Mobility 2040

Incumbents and investments at risk.

It’s a beguiling vision: You wake up and tell your house management system that you need to be in Munich, or Chicago, or Beijing, by two in the afternoon.

The house tells your mobility provider, which computes the journey and sends an itinerary to your smart device. At the appointed time, a driverless car rolls up and greets you by name, and you say hello to a couple of people already seated inside. The car drops you all at an integrated mobility hub, where you board a 750 miles per hour hyperloop that whisks you to your target city in mere minutes. An autonomous bus waits at the station to take you to your final destination, a shared office space in the city center.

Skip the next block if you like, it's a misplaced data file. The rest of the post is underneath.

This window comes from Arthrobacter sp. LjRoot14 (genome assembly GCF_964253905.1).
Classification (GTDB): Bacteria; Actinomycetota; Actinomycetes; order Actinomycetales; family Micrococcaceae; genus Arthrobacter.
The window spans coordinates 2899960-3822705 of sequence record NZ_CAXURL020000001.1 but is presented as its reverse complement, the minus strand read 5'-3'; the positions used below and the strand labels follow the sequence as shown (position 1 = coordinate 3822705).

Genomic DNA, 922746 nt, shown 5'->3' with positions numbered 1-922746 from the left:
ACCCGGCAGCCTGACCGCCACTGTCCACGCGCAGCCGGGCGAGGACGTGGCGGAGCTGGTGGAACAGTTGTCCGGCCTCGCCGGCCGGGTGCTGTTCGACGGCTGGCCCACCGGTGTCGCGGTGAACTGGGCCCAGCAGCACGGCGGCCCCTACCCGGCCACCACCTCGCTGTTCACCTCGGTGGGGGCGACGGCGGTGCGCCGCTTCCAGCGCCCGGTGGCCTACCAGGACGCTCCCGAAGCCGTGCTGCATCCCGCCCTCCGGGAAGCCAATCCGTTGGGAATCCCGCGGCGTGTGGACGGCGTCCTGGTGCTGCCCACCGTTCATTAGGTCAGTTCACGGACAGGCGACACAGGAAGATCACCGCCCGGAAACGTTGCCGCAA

To determine if this is what mobility could look like in the year 2040, Oliver Wyman recently conducted a survey of more than 200 executives and experts in the transportation industry globally. Driven by the fourth industrial revolution, technological convergence, new entrants in the mobility space, and changing travel behaviors, we expect the pace of innovation in passenger transportation to accelerate over the next quarter century. Disruption to existing business models will be widespread, and 80 percent of passenger transportation incumbents say they don’t feel well prepared for what’s coming.

80% of incumbents aren’t prepared for mobility disruptions

About Authors

Joris D’Inca is a Zurich-based partner and Carolin Mentz is a Munich-based principal in Oliver Wyman’s Transportation practice.

This article first appeared in Forbes.   

Mobility 2040